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Prof. Brooks Landon, U. Iowa, Ph.D. U. Texas at Austin. Building Great Sentences: How to Write the Kinds of Sentences You Love to Read (Great Courses) (2013). pp 55-56.

Francis Christensen: Father of the Cumulative Sentence

Much of Christensen’s influence can be traced back to a single essay, “A Generative Rhetoric of the Sentence,” first published in College Composition and Communication back in 1963, and then republished in Christensen’s collection of essays Notes Toward a New Rhetoric: Six Essays for Teachers, published in 1967. What so distinguished Christensen’s approach to teaching writing was first, the belief that writing should really matter, and second, that writing improves most obviously and most quickly when we add information to our sentences in free modifiers, following or surrounding a base clause.

    When I say that Christensen thought that writing really mattered, I mean that he saw sentences as means to a crucial end, much more important than clarity or effectiveness. As he put it:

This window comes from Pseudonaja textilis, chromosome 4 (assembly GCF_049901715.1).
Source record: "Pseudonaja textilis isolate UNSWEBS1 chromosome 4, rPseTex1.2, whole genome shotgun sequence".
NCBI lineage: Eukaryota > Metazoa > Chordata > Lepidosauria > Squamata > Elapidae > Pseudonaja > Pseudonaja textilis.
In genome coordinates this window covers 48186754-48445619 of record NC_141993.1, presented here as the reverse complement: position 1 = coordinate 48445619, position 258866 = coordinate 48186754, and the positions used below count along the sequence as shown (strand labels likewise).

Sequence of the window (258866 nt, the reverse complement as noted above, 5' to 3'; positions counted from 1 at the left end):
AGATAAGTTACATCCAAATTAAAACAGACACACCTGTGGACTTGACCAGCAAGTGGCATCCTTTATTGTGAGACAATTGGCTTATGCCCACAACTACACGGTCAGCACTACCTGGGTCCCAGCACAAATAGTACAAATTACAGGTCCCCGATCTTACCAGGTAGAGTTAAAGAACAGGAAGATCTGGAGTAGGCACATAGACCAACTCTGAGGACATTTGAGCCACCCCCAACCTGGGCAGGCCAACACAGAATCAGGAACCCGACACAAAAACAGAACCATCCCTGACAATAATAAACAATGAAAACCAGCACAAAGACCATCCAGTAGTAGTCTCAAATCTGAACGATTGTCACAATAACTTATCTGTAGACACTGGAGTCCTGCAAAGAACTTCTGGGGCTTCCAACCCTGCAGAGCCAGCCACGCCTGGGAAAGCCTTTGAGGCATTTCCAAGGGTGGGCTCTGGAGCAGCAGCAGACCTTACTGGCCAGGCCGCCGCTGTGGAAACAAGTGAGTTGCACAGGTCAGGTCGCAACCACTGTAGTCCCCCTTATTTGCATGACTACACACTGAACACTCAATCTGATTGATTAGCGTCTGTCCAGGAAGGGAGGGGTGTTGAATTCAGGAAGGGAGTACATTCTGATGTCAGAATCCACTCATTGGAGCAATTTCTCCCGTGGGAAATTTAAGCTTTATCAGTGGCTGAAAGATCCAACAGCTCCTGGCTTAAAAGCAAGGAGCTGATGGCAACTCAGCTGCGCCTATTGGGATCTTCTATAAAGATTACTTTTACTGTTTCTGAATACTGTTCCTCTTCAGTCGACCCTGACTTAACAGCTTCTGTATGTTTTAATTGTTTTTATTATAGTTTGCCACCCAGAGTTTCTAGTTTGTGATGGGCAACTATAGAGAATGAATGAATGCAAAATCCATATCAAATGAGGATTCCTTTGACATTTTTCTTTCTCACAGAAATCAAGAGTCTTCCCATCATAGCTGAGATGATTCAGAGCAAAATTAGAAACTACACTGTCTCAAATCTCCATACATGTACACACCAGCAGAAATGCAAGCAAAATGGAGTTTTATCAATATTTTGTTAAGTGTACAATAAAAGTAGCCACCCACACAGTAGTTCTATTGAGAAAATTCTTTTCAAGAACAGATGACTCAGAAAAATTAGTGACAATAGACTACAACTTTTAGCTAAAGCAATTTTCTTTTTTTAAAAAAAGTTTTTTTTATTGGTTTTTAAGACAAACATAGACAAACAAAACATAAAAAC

The end is to enhance life—to give the self (the soul) body by wedding it to the world, to give the world life by wedding it to the self. Or, more simply, to teach to see, for that, as Conrad maintained, is everything.

    His second, and more instrumental, belief was that traditional writing instruction had missed the point by advocating the subordinate clause and the complex sentence, and that “we should concentrate instead on the sentence modifiers, or free modifiers.”

What the hey does the emboldened sentence mean? It looks like platidinous corporate jargon.

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